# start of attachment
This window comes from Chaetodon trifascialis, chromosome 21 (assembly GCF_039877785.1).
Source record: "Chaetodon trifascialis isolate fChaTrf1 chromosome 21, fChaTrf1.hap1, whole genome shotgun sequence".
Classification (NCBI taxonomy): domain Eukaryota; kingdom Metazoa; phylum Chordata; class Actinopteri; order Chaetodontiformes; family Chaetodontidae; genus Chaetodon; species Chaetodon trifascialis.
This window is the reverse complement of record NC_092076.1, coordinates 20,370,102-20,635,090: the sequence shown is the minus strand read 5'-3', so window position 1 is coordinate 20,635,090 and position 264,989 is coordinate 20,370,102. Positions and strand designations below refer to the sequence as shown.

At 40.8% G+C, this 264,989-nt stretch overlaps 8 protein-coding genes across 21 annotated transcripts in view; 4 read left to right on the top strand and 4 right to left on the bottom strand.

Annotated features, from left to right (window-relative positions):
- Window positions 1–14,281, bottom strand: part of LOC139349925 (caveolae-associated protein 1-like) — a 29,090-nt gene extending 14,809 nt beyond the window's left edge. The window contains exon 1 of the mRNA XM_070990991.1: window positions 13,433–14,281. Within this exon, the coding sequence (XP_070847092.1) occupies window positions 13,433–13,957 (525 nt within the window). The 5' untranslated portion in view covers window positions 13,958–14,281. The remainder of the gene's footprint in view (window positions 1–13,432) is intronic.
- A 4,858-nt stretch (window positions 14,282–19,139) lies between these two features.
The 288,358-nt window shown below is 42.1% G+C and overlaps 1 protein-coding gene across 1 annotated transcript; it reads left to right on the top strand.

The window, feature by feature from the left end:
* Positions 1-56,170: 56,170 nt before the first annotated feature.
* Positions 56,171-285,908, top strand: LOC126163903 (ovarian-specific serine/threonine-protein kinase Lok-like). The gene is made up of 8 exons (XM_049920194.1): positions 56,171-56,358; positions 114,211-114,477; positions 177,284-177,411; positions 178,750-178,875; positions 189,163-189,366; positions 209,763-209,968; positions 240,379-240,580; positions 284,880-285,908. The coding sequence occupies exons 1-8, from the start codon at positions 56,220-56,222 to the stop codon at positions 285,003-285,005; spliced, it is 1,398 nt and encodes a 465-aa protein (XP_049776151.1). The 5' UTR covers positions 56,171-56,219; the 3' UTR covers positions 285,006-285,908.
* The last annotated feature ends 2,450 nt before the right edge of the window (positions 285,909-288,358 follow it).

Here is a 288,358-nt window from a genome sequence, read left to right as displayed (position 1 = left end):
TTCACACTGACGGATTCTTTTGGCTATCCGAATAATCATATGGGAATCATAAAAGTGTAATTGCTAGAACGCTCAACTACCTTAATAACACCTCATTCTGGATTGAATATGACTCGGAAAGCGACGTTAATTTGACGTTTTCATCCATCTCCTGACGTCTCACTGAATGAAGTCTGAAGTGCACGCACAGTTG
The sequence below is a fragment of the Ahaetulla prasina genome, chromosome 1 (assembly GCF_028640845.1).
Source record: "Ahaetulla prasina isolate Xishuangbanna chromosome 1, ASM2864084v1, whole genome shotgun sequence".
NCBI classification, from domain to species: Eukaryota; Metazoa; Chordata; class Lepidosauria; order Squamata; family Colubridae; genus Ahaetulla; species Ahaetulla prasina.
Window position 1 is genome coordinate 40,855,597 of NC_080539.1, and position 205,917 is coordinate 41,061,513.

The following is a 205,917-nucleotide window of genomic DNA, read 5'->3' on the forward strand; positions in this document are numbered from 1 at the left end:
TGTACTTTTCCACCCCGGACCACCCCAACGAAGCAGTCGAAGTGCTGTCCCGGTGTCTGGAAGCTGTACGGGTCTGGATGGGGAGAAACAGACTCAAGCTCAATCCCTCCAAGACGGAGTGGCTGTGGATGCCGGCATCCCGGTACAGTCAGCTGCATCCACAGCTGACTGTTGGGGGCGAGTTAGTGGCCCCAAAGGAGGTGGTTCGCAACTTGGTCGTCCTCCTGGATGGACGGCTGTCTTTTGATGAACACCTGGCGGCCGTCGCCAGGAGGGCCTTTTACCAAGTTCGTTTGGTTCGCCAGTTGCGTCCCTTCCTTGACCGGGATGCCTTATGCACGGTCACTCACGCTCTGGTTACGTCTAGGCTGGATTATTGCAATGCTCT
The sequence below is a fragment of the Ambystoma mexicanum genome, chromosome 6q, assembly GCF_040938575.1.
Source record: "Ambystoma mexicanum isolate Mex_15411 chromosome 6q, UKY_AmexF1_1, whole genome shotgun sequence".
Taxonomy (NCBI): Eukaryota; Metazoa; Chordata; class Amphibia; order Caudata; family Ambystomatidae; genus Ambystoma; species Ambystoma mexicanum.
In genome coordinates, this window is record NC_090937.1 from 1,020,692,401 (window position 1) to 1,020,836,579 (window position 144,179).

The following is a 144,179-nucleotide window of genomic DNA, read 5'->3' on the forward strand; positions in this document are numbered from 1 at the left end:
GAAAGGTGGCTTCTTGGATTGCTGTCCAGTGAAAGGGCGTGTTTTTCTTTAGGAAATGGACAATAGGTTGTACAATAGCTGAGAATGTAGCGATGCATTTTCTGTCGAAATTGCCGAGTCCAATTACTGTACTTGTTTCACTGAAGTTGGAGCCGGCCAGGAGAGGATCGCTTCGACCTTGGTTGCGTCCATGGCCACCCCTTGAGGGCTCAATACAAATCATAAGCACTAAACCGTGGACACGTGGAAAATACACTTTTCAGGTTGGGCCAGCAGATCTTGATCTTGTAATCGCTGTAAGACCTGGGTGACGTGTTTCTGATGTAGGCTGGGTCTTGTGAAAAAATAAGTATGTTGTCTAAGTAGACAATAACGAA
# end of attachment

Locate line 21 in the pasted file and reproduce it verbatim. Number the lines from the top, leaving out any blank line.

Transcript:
TGTACTTTTCCACCCCGGACCACCCCAACGAAGCAGTCGAAGTGCTGTCCCGGTGTCTGGAAGCTGTACGGGTCTGGATGGGGAGAAACAGACTCAAGCTCAATCCCTCCAAGACGGAGTGGCTGTGGATGCCGGCATCCCGGTACAGTCAGCTGCATCCACAGCTGACTGTTGGGGGCGAGTTAGTGGCCCCAAAGGAGGTGGTTCGCAACTTGGTCGTCCTCCTGGATGGACGGCTGTCTTTTGATGAACACCTGGCGGCCGTCGCCAGGAGGGCCTTTTACCAAGTTCGTTTGGTTCGCCAGTTGCGTCCCTTCCTTGACCGGGATGCCTTATGCACGGTCACTCACGCTCTGGTTACGTCTAGGCTGGATTATTGCAATGCTCT